This double-blind, randomized, controlled, multicenter field study was conducted to compare the safety and efficacy of firocoxib chewable tablets and carprofen tablets. Dogs enrolled in the study had to meet specific criteria, including being lame for at least 4 weeks and having radiographic evidence of osteoarthritis. At each clinic, replicates of 2 dogs were formed as they enrolled, and within these replicates, each dog was randomly allocated to receive either carprofen (at least 4 mg/kg per day) or firocoxib (at least 5 mg/kg per day). A total of 218 dogs were enrolled in the study ranging in weight from 3.4 to 86 kg and from 7 months to 19 years of age. Any other antiarthritic agents, such as NSAIDs or glycosaminoglycans, had to be discontinued for at least 7 days before the start of the study and corticosteroids for at least 30 days. Assessments were made by both the veterinarian and the owners. At the end of 30 days, veterinarians reported improvement in lameness, pain on manipulation/palpation, range of motion, and joint swelling in 92.5% of the dogs treated with firocoxib and 92.4% of those treated with carprofen. The reduction in lameness in the dogs treated with firocoxib was significantly greater than that in the dogs treated with carprofen. The pet owners' evaluation reported that 96.2% of the dogs treated with firocoxib and 92.4% of the dogs treated with carprofen had improved. Study sponsored by Merial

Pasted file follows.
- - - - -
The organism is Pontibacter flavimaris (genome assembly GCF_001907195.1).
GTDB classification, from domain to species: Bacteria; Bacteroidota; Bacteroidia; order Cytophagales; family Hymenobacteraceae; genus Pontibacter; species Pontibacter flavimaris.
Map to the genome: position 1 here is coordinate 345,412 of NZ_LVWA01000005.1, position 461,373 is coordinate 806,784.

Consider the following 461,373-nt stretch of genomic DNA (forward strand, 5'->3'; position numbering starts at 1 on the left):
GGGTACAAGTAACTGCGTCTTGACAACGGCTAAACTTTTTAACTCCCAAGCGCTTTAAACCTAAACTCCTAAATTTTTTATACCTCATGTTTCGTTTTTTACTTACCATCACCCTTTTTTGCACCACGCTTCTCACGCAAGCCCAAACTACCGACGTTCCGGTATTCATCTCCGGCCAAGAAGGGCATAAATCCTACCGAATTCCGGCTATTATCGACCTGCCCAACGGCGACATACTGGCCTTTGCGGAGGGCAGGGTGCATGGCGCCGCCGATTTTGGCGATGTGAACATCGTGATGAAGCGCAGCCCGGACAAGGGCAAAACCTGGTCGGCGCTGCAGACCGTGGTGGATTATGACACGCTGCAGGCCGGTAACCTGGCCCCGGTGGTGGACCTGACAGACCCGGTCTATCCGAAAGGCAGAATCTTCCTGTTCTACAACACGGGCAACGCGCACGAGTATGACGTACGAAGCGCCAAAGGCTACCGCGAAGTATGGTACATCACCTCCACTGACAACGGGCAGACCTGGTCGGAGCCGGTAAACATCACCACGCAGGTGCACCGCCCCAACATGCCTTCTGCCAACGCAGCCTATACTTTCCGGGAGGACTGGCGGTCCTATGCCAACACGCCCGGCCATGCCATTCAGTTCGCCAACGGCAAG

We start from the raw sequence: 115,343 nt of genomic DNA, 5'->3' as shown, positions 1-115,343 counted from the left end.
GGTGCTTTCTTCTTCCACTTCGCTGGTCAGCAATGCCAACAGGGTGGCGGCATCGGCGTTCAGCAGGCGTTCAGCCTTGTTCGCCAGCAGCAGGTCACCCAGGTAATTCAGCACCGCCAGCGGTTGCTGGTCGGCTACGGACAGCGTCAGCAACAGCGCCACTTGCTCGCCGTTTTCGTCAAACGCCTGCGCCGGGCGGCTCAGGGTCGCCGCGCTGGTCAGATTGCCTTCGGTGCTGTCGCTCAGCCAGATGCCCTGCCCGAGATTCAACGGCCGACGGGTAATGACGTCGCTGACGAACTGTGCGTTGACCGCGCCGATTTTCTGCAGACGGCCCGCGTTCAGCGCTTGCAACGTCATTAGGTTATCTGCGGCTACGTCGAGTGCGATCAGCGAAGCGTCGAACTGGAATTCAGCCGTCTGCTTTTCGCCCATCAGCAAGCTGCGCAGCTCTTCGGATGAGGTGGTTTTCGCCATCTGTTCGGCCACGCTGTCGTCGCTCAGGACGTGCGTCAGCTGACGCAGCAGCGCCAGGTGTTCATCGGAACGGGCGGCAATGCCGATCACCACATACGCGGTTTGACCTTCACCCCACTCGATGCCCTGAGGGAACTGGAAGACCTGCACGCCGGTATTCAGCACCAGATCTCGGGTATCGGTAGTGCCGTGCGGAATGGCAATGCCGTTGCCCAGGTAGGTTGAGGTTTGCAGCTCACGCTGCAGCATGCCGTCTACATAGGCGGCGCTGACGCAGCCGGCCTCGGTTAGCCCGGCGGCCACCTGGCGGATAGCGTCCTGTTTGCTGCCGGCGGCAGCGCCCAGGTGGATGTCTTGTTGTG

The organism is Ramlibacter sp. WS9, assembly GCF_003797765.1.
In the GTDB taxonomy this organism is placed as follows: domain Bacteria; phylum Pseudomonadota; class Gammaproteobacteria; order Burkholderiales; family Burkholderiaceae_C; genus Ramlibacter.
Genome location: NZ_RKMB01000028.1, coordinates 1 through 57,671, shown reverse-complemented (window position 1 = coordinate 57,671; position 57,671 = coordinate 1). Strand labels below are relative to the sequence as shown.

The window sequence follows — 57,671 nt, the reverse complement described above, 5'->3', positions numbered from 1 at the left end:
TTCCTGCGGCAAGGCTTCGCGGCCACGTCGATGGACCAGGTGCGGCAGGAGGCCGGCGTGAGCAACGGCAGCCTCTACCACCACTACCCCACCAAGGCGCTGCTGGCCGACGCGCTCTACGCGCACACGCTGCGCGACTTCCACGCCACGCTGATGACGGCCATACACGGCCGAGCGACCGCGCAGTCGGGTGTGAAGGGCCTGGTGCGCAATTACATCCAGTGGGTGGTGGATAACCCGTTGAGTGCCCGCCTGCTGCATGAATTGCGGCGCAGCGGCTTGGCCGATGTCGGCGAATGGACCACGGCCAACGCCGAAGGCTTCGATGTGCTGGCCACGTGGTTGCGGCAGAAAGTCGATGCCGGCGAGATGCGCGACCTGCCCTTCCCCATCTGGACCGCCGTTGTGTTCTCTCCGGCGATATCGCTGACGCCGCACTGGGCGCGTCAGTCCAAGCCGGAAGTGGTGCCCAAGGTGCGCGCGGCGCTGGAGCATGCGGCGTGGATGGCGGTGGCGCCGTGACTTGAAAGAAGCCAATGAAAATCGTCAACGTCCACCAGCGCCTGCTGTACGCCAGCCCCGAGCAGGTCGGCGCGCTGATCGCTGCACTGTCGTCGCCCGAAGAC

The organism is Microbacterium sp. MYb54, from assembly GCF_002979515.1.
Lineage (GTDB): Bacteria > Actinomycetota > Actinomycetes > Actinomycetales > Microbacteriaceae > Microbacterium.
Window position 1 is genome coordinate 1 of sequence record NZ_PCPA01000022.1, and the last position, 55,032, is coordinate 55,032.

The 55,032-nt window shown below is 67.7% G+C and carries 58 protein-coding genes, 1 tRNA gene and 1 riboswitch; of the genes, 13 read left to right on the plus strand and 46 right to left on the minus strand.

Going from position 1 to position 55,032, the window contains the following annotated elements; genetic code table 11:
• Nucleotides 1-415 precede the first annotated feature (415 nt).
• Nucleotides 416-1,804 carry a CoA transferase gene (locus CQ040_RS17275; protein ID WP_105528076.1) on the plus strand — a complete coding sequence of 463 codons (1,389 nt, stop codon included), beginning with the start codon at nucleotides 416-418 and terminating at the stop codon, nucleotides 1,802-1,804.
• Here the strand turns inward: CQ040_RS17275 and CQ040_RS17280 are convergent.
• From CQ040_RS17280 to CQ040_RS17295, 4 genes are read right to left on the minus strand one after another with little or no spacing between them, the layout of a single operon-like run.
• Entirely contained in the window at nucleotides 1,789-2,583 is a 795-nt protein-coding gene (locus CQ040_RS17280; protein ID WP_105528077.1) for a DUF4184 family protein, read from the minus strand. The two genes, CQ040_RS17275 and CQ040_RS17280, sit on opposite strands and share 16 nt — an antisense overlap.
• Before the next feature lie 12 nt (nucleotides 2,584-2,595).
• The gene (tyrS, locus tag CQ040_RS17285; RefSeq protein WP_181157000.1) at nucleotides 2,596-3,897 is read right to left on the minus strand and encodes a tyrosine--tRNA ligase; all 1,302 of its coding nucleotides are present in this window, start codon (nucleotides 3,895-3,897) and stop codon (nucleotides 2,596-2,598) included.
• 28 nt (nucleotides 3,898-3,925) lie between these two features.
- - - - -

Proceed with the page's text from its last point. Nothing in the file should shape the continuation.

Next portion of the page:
COMMENTARY: Firocoxib is a cyclooxygenase-2 selective NSAID that is approved for use in dogs in the United States and elsewhere. This study from Europe, and similar studies in the United States-including the 1000-dog PET study1-have shown that firocoxib can relieve the pain of osteoarthritis, a common ailment in older dogs.

Clinical Effectiveness and Safety of a New NSAID, Firocoxib: A 1,000 Dog Study. Ryan WG, Moldave K, Carithers D. Vet Ther 7: 119-126, 2006. Clinical evaluation of firocoxib and carprofen for the treatment of dogs with osteoarthritis. Pollmeier M, Toulemonde C, Fleishman C, Hanson PD. Vet Rec 159: 547-551, 2006.